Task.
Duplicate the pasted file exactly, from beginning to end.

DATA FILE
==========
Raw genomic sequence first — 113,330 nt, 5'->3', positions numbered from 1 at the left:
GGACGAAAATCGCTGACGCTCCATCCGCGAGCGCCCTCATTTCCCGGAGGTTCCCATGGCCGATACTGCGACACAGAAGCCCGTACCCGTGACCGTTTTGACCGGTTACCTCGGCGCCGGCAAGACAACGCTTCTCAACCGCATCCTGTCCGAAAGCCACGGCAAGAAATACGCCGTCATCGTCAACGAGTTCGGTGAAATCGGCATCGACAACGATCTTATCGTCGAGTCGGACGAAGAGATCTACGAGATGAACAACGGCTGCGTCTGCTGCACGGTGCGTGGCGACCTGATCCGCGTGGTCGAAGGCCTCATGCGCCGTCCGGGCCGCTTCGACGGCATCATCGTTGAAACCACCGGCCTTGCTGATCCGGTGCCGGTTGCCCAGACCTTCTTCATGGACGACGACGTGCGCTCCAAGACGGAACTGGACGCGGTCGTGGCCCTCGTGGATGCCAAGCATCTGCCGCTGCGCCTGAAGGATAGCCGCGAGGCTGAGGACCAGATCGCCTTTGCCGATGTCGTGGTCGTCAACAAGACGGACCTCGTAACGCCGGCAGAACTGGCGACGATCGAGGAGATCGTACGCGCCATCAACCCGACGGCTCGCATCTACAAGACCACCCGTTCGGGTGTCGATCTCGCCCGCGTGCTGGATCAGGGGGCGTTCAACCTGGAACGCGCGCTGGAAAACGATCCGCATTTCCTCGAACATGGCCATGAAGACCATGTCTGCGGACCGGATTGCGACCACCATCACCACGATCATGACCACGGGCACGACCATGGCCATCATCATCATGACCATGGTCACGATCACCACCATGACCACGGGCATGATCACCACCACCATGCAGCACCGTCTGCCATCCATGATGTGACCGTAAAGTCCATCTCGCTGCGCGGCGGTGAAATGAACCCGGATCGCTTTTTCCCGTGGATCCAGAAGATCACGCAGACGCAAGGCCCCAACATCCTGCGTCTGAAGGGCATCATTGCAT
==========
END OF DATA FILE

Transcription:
Raw genomic sequence first — 113,330 nt, 5'->3', positions numbered from 1 at the left:
GGACGAAAATCGCTGACGCTCCATCCGCGAGCGCCCTCATTTCCCGGAGGTTCCCATGGCCGATACTGCGACACAGAAGCCCGTACCCGTGACCGTTTTGACCGGTTACCTCGGCGCCGGCAAGACAACGCTTCTCAACCGCATCCTGTCCGAAAGCCACGGCAAGAAATACGCCGTCATCGTCAACGAGTTCGGTGAAATCGGCATCGACAACGATCTTATCGTCGAGTCGGACGAAGAGATCTACGAGATGAACAACGGCTGCGTCTGCTGCACGGTGCGTGGCGACCTGATCCGCGTGGTCGAAGGCCTCATGCGCCGTCCGGGCCGCTTCGACGGCATCATCGTTGAAACCACCGGCCTTGCTGATCCGGTGCCGGTTGCCCAGACCTTCTTCATGGACGACGACGTGCGCTCCAAGACGGAACTGGACGCGGTCGTGGCCCTCGTGGATGCCAAGCATCTGCCGCTGCGCCTGAAGGATAGCCGCGAGGCTGAGGACCAGATCGCCTTTGCCGATGTCGTGGTCGTCAACAAGACGGACCTCGTAACGCCGGCAGAACTGGCGACGATCGAGGAGATCGTACGCGCCATCAACCCGACGGCTCGCATCTACAAGACCACCCGTTCGGGTGTCGATCTCGCCCGCGTGCTGGATCAGGGGGCGTTCAACCTGGAACGCGCGCTGGAAAACGATCCGCATTTCCTCGAACATGGCCATGAAGACCATGTCTGCGGACCGGATTGCGACCACCATCACCACGATCATGACCACGGGCACGACCATGGCCATCATCATCATGACCATGGTCACGATCACCACCATGACCACGGGCATGATCACCACCACCATGCAGCACCGTCTGCCATCCATGATGTGACCGTAAAGTCCATCTCGCTGCGCGGCGGTGAAATGAACCCGGATCGCTTTTTCCCGTGGATCCAGAAGATCACGCAGACGCAAGGCCCCAACATCCTGCGTCTGAAGGGCATCATTGCAT